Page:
How Do You Write About Your Life, Race and Class? Margo Jefferson
Pulitzer Prize-winning critic and memoirist Margo Jefferson interrogates her own self as well as the act of writing memoir, and probes the fissures of race and class at the centre of American cultural life.
Margo Jefferson – ‘one of our most nuanced thinkers on the intersections of race, class, and feminism’ (Cathy Park Hong) – follows her bestselling Negroland (which she spoke about in Bristol in 2016) with a new memoir. Jefferson has lived in the thrall of a cast of others – her parents and maternal grandmother, jazz luminaries, writers, artists, athletes and stars. These are the figures who thrill and trouble her, and who have made up her sense of self as a person and as a writer.
Taking in the jazz and blues icons she idolised as a child (including Josephine Baker and Bud Powell), ideas of what the female body could be – as incarnated by trailblazing black dancers and athletes – Harriet Beecher Stowe’s Topsy reimagined in the artworks of Kara Walker, white supremacy in the novels of Willa Cather, James Baldwin and more, Jefferson’s account is ‘a moving portrait of the life of a brilliant African American woman’s mind’ (Darryl Pinckney). Vivian Gornick said: ‘This is one of the most imaginative – and therefore moving – memoirs I have ever read. An impressive sequel to Negroland!’
In conversation with Vanessa Kisuule.
Constructing a Nervous System: A Memoir is published by Granta. Buy a copy online or at the event in Waterstones.
Margo Jefferson discusses her book On Michael Jackson on her last visit to Bristol:
The winner of a Pulitzer Prize for criticism, Margo Jefferson previously served as book and arts critic for Newsweek and the New York Times. Her writing has appeared in, among other publications, Vogue, New York Magazine, The Nation and Guernica. Her memoir, Negroland, received the National Book Critics Circle Award for Autobiography and was shortlisted for the Baillie Gifford Prize in 2016. She is also the author of On Michael Jackson and is a professor of writing at Columbia University School of the Arts. Her most recent book is Constructing a Nervous System: A Memoir.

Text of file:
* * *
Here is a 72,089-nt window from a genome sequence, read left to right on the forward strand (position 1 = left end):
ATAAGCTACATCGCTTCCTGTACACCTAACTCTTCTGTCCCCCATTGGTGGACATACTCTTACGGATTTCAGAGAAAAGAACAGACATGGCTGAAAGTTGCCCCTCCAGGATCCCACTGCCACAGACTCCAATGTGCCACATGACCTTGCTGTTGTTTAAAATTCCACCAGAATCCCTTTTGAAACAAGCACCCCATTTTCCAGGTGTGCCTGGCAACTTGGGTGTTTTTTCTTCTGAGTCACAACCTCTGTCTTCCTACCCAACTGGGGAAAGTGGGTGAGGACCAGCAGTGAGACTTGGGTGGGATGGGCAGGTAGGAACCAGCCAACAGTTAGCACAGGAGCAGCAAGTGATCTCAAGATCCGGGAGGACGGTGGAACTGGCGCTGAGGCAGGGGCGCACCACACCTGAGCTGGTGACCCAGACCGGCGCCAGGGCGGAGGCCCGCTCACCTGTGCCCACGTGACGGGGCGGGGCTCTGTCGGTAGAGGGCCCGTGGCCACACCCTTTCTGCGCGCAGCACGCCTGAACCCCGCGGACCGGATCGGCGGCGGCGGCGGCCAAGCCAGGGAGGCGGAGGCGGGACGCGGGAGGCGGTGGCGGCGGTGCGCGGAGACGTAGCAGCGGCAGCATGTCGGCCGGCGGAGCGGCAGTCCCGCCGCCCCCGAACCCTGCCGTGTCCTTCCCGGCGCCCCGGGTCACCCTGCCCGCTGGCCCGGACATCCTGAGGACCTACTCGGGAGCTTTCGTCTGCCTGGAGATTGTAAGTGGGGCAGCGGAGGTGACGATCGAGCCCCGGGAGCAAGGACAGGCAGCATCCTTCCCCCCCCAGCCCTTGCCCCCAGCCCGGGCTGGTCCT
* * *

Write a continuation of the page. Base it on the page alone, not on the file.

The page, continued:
Image credit: Michael Lionstar
Vanessa Kisuule is a writer and performer based in Bristol. She has won over ten slam titles including the Roundhouse Slam 2014, Hammer and Tongue National Slam 2014 and the Nuyorican Poetry Slam. She has been featured on BBC iPlayer, Radio 1, and Radio 4’s Woman’s Hour, Blue Peter and TEDx in Vienna. She has been invited to perform nationally and internationally, from Belgium to Brazil to Bangladesh. Her poem on the historic toppling of Edward Colston’s statue, ‘Hollow’, went viral in the summer of 2020. She has two poetry collections published by Burning Eye Books and her work was highly commended in the Forward Poetry Prize Anthology 2019. She was the Bristol City Poet for 2018-2020 and is currently working on her debut novel.
Image credit: Jon Aitken
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